Senate Democratic leaders plan to do an end run around Senate Finance Chairman Ron Wyden and combine House-passed legislation extending a moratorium on taxing Internet access with a Senate-passed proposal to require online retailers to collect sales tax.
“I think it’s fair to say the two are going to be together,” Senate Majority Leader Harry Reid, D-Nev., told reporters Wednesday.
The Internet Tax Fairness Act passed the House Tuesday by a voice vote. The Marketplace Fairness Act passed the Senate last year, shepherded by Majority Whip Richard J. Durbin, D-Ill., and Sen. Michael B. Enzi, R-Wyo.
“There is a deadline, Nov. 1,” Durbin said. “The Internet Tax Freedom Act would expire. States and localities would be able to tax the Internet, which is something none of us want to see; I shouldn’t say none of us, most of us don’t want to see that happen.
“So now we have suggested to the sponsors and supporters of that measure that if they join it with Marketplace Fairness that we have might have a great package to get done on time,” Durbin continued. Durbin said Sen. Lamar Alexander, R-Tenn., “has made it clear that he wouldn’t allow the Internet Tax Freedom bill to go forward unless Marketplace Fairness was joined to it. So I think we have stated our position clearly.”
Alexander said it’s a sound approach, but was unsure of the timing.
“I think that's a very promising approach,” Alexander said. “I don't know whether there will be time to do it between now and August or right after we come back,”
Doing so would effectively bypass Wyden.
Wyden also pushed for a permanent fix of the “sustainable growth rate” formula that requires cuts in doctor pay under Medicare, but Democratic leaders ultimately accepted a 13-month patch, which was cleared in March.
And Wyden initially pushed for a Highway Trust Fund patch that would expire at the end of December and force action in the lame duck. But last week he passed through his committee a bipartisan patch that stretches through May of next year. The bill is similar to a House proposal that was backed by President Barack Obama.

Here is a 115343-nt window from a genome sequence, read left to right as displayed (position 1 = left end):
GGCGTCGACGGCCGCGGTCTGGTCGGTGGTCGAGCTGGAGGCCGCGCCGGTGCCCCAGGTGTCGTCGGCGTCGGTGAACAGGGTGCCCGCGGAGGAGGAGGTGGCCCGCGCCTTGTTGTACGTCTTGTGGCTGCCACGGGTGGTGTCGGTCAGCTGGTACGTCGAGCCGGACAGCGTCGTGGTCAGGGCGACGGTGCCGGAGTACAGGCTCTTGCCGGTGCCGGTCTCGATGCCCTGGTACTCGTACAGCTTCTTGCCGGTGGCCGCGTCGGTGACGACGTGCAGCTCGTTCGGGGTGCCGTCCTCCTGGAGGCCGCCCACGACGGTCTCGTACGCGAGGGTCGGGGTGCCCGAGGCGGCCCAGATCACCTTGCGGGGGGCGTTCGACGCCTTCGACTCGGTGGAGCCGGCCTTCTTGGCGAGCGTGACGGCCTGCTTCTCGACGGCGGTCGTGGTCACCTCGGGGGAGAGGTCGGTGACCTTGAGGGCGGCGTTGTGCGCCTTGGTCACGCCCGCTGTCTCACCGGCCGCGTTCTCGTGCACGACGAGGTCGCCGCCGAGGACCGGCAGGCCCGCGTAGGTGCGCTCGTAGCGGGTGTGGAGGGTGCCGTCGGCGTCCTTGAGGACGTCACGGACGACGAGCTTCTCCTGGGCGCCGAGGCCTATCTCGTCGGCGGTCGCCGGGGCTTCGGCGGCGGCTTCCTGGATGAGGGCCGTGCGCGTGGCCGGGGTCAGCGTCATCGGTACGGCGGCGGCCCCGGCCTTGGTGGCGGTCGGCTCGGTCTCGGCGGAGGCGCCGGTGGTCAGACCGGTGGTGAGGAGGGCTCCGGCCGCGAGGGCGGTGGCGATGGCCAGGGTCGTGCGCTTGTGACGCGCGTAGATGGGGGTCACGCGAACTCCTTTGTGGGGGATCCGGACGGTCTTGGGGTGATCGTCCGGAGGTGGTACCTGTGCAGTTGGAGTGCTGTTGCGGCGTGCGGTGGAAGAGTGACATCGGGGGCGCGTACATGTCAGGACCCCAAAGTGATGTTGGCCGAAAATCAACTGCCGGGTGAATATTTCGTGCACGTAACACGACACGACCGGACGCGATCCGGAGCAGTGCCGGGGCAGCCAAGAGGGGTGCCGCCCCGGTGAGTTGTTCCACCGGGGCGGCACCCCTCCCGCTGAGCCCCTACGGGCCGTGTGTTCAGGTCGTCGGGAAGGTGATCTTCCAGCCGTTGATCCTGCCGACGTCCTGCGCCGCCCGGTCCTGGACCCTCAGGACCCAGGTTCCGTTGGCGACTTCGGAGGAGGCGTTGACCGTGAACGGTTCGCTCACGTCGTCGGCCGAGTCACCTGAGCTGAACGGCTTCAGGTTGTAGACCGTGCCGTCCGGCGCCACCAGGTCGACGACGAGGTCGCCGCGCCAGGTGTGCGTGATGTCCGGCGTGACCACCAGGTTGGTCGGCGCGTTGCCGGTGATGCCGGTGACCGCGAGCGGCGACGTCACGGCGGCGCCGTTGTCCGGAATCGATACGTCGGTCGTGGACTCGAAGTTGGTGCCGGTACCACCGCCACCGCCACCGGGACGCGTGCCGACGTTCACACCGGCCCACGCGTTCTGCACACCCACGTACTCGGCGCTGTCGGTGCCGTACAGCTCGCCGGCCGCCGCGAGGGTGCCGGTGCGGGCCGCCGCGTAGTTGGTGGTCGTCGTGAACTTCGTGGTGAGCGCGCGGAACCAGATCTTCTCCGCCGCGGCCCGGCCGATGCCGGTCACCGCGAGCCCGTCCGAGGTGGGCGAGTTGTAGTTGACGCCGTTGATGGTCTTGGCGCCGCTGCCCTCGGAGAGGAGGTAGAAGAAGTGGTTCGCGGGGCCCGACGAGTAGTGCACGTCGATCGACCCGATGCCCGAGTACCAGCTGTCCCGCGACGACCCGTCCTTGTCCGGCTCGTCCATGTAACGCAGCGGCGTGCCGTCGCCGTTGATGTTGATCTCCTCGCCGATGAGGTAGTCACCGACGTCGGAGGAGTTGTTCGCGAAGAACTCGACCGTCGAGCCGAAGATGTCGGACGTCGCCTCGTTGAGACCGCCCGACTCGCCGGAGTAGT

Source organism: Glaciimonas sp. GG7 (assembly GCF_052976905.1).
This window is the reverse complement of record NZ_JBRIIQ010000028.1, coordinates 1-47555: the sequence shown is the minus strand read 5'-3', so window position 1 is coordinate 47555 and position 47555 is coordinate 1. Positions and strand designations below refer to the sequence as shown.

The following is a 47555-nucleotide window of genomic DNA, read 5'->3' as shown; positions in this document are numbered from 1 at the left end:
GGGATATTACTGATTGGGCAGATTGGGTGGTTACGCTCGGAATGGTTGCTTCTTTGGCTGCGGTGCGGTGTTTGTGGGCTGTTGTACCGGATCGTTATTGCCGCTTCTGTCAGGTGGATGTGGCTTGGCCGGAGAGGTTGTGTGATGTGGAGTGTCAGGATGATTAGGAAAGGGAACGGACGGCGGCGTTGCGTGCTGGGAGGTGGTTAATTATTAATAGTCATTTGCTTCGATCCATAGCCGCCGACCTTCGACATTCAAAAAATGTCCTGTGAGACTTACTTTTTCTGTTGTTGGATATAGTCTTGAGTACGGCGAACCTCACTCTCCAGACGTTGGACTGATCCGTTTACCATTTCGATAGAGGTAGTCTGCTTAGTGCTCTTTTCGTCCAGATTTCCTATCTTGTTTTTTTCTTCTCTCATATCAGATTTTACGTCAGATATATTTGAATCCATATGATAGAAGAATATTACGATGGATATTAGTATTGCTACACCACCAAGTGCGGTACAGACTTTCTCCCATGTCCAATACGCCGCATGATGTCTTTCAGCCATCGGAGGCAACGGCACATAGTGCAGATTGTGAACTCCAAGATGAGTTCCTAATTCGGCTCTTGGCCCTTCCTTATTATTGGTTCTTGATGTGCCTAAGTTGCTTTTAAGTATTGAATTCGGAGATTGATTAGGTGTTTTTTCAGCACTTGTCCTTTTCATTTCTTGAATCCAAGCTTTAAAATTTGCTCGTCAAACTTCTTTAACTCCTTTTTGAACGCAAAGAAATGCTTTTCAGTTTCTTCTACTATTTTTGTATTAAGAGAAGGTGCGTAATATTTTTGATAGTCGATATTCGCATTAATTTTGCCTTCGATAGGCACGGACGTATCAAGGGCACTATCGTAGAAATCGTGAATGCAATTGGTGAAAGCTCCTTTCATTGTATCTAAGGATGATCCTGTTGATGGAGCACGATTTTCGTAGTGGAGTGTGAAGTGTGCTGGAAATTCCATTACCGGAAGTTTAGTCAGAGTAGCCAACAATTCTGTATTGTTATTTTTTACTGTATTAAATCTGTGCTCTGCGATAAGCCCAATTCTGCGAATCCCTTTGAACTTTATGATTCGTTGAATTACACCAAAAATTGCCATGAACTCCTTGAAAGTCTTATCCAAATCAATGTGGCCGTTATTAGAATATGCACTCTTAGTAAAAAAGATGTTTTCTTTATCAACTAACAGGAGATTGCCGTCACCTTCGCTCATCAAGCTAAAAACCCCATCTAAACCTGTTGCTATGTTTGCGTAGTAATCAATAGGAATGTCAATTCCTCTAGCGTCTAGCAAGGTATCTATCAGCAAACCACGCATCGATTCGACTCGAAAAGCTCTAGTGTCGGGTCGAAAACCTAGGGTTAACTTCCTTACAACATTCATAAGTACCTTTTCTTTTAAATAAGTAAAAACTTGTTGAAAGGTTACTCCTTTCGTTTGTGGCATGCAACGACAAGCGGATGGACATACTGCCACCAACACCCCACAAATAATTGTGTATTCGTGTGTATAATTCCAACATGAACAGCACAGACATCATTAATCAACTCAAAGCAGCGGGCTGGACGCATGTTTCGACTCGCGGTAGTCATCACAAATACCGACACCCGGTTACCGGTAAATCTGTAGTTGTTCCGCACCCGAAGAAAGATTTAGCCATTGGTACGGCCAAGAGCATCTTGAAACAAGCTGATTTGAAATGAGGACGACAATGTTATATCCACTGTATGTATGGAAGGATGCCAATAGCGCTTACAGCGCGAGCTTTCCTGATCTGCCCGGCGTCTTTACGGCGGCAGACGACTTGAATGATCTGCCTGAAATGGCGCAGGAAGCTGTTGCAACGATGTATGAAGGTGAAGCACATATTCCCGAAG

Durbin said he hopes to try to win Wyden’s support.
“This issue came up before he was Finance chair and it enjoys broad support within the Democratic caucus and among Republicans,” Durbin said. “So I hope that … we can work with him to find a suitable approach to it. But it’s a critically important issue. My state and 45 others are losing huge amounts of revenue and there are businesses that are failing because of our refusal to take up this measure. So I think we need to roll up our sleeves and get it done.”
For his part Wyden rejected the idea of packaging the two bills together.
"Senator Wyden is committed to seeing the Internet Tax Freedom Act permanently extended, and preventing states from placing discriminatory regulations on the Internet," a Wyden aide said. "He is working with a number of members who understand that combining ITFA with the Marketplace Fairness Act would only undermine that effort."
Durbin said even if the package passes the Senate, questions remain in the House where Judiciary Committee Chairman Robert W. Goodlatte, R-Va., doesn’t like the Senate Marketplace Fairness bill.
“The House is always a problem,” Durbin said. “We have tried repeatedly, repeatedly for meetings with House members to talk about finding common ground. They have canceled every meeting. So this is our approach. We want to join Marketplace Fairness with Internet Tax Freedom. I hope we can do that on the floor of the Senate and send it back to the House.”